You are not required to hire an attorney, but child custody cases are often factually complicated and require the presentation of witnesses and documents. If you represent yourself in court, you will be held to the same rules of evidence and procedure as a licensed attorney. Court officials, such as judges and clerks of court, cannot provide you with legal advice about your rights and obligations or the likely outcome of your case based on your family’s circumstances. See the Find an Attorney Help Topic for more information about finding an attorney to represent you.
Can I get a court-appointed attorney for my custody case?
No. The court does not appoint attorneys to represent parties in child custody cases.
Someone has filed a case for custody or visitation against me. What do I do?
If you are able to do so, you should discuss the case with an attorney as soon as possible. You must respond to the lawsuit by filing an Answer within 30 days after you are served with the summons and complaint. You should also attend all mediation and court dates. You will not be arrested for failing to appear in court for your custody case. However, if you do not attend mediation or hearings, you will lose your opportunity to tell the judge your side of the story and request custody or visitation rights.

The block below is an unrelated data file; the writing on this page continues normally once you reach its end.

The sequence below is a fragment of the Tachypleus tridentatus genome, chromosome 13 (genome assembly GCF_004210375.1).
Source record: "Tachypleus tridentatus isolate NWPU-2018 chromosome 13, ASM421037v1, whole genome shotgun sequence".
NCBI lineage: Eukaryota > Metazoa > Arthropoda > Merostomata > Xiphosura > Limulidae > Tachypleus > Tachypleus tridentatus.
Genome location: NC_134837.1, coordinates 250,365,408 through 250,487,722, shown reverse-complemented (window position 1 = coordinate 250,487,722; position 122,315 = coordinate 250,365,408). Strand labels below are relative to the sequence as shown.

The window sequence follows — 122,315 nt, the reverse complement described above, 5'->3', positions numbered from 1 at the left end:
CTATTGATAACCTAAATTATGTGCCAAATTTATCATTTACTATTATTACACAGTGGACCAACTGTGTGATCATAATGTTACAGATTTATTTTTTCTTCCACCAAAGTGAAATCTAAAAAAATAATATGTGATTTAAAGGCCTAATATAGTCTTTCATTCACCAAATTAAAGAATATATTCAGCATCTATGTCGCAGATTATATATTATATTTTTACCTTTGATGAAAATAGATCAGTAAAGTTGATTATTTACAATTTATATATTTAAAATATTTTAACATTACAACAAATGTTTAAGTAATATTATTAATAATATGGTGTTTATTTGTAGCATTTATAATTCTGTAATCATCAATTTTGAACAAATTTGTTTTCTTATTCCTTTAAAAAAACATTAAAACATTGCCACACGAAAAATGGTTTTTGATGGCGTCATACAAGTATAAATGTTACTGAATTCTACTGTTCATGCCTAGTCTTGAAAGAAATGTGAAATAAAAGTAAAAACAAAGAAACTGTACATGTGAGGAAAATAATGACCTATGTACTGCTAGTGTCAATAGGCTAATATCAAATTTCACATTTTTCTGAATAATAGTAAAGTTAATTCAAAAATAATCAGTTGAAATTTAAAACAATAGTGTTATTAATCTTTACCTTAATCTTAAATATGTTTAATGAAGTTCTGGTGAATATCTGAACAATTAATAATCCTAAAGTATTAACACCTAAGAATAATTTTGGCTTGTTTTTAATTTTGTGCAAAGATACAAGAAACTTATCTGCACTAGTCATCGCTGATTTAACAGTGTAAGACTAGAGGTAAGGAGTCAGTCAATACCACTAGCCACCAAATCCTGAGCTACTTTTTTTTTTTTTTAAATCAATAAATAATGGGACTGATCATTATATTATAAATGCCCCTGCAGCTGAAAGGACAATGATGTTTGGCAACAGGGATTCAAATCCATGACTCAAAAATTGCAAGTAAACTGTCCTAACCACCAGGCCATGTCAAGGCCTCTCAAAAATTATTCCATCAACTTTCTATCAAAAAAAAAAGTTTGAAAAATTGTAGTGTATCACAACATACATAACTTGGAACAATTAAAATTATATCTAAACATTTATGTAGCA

What is custody mediation?
Custody mediation is a conversation between the parents assisted by a professional mediator. The mediator works with the parents, without attorneys in the room, to come to an agreement about child custody, if possible. You can learn more about mediation in the Custody Mediation Help Topic.
Who will decide my custody case?
If you and the other parent are not able to agree on a custody order in mediation, a judge will decide your case after a trial in which you both have the opportunity to testify and call witnesses. If your judicial district has a family court program, you may have one family court judge assigned to decide all matters in your case. If not, any district court judge can hear your case.
What will the judge consider in deciding my case?